Save the Dates: films by Mona Hatoum and Shirin Neshat on Oct. 9, and others at I House

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Once again International House (I House) is the best venue in Philadelphia for films about art or by artists as well as early film classics.  The upcoming season includes :

Thursday, Sept. 23 films by the Lumière Brothers and Georges Méliès. The beginnings of French cinema that established many of its conventions. Méliès particularly loved special effects.

Wednesday, Sept. 29 Michael Snow’s Corpus Callosum (2002); the artist will be present. Snow is one of the most influential of experimental filmmakers who has also worked in painting, sculpture, photography, sound and  music.  Earlier in the evening the Slought Foundation is opening an exhibition of recent work by Snow and John Oswald.  Oswald is a fellow Torontonian who is best known within music and dance worlds; the duo will perform together at I House on Thursday, Sept. 30.

Saturday, Oct. 9 Mona Hatoums Measures of Distance (1988) and Shirin Neshat’s Women Without Men (2009) This last of three nights of films by women directors from North Africa and the Middle East features work by Hatoum, better known as a sculptor and installation artist, and the first feature-length film by Neshat, whose previous short films were usually shown as multi-screen, gallery installations. The Hatoum film is based on letters between the artist, living in Britian, and her mother in Beirut.  Not only her first feature but also the first to follow a clear narrative, Neshat’s film is based on the banned novel by Shahmush Parsipur, set in Iran in 1953; I saw a short version of the film at the Cisneros Collection in Miami last year, and am very much looking forward to the full-length version.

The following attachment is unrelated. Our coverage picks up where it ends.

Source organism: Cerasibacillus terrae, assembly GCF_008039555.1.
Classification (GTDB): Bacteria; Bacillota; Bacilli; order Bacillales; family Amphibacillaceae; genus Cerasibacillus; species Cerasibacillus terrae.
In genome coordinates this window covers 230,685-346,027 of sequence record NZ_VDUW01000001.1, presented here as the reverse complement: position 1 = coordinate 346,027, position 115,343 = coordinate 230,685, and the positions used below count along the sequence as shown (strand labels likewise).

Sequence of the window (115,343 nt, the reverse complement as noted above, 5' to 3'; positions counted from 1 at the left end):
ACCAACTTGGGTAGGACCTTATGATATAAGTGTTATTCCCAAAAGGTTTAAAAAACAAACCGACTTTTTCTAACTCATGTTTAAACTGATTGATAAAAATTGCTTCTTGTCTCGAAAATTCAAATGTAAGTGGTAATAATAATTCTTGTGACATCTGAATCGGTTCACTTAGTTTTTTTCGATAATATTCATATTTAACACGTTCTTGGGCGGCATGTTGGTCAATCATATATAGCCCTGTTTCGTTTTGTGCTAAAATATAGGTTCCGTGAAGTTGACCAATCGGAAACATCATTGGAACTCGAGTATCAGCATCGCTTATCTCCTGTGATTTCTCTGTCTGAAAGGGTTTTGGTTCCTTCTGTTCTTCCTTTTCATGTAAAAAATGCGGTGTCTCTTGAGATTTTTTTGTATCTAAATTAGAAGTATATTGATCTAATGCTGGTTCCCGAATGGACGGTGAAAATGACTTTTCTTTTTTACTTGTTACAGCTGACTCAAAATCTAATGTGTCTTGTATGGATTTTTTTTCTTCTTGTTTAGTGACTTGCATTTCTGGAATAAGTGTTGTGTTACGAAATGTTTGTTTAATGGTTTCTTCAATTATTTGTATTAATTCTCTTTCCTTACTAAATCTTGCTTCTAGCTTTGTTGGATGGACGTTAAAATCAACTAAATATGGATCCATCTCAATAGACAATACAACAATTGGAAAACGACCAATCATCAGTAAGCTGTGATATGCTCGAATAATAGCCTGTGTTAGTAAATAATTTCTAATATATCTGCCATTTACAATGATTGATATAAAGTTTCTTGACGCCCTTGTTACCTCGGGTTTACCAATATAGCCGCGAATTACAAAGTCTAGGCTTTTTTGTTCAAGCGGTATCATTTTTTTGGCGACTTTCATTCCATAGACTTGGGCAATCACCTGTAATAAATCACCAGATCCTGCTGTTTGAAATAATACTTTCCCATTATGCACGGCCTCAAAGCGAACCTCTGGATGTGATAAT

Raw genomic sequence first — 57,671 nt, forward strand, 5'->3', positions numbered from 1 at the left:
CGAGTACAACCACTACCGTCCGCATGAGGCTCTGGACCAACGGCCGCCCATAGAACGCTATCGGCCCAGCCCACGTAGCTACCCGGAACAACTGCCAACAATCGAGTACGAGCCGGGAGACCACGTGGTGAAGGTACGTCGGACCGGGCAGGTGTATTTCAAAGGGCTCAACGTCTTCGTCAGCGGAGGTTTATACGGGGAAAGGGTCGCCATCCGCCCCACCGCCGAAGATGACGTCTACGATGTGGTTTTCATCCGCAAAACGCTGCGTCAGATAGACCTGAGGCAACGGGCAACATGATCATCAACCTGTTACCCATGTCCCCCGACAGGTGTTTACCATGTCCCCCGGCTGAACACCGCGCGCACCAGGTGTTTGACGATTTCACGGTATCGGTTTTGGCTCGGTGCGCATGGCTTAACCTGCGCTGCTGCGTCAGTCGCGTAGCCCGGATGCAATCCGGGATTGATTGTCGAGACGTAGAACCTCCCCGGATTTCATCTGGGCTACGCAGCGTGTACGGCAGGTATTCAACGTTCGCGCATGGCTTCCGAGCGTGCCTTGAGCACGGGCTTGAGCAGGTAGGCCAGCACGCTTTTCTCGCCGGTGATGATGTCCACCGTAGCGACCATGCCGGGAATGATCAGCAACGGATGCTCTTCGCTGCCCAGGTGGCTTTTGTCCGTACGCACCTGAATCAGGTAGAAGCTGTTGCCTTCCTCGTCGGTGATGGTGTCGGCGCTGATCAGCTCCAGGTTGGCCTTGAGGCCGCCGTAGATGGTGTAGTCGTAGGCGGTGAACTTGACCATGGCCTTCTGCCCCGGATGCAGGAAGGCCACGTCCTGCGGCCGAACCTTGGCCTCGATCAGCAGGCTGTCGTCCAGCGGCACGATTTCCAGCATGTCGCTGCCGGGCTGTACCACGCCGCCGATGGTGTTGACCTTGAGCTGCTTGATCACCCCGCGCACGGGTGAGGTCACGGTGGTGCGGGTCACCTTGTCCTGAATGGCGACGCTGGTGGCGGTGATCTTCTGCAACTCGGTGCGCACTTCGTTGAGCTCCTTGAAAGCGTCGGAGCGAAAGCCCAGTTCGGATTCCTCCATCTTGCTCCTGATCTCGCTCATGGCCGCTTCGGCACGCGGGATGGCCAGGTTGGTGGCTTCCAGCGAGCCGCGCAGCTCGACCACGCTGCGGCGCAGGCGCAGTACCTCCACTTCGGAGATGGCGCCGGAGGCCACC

Friday, Oct. 22  Teinosuke Kinugasa’s silent A Page of Madness (1926), with a live score for string quartet and koto, bass clarinet and shakuhachi played by Ensemble N_JP. I House describes this as one of the most acclaimed, but least seen, films in history. The music , commissioned by I House, was written by Gene Coleman and Akikazu Nakamura.

Teinosuke Kinugasa still from ‘A Page of Madness’

Thursday, Nov. 18 Walter Ruttmann’s Berlin, Symphony of a Great City (1927). One of several notable urban film portraits from the 20s which include Sheeler and Strand’s Manhatta and Dziga Vertov’s  Man With a Movie Camera.

Tags

akikazu nakamura, ensemble n_jp, gene coleman, georges méliès, international house, john oswald, lumière brothers, michael snow, mona hatoum, shirin, slought foundation, teinosuke kinugasa, walter ruttmann

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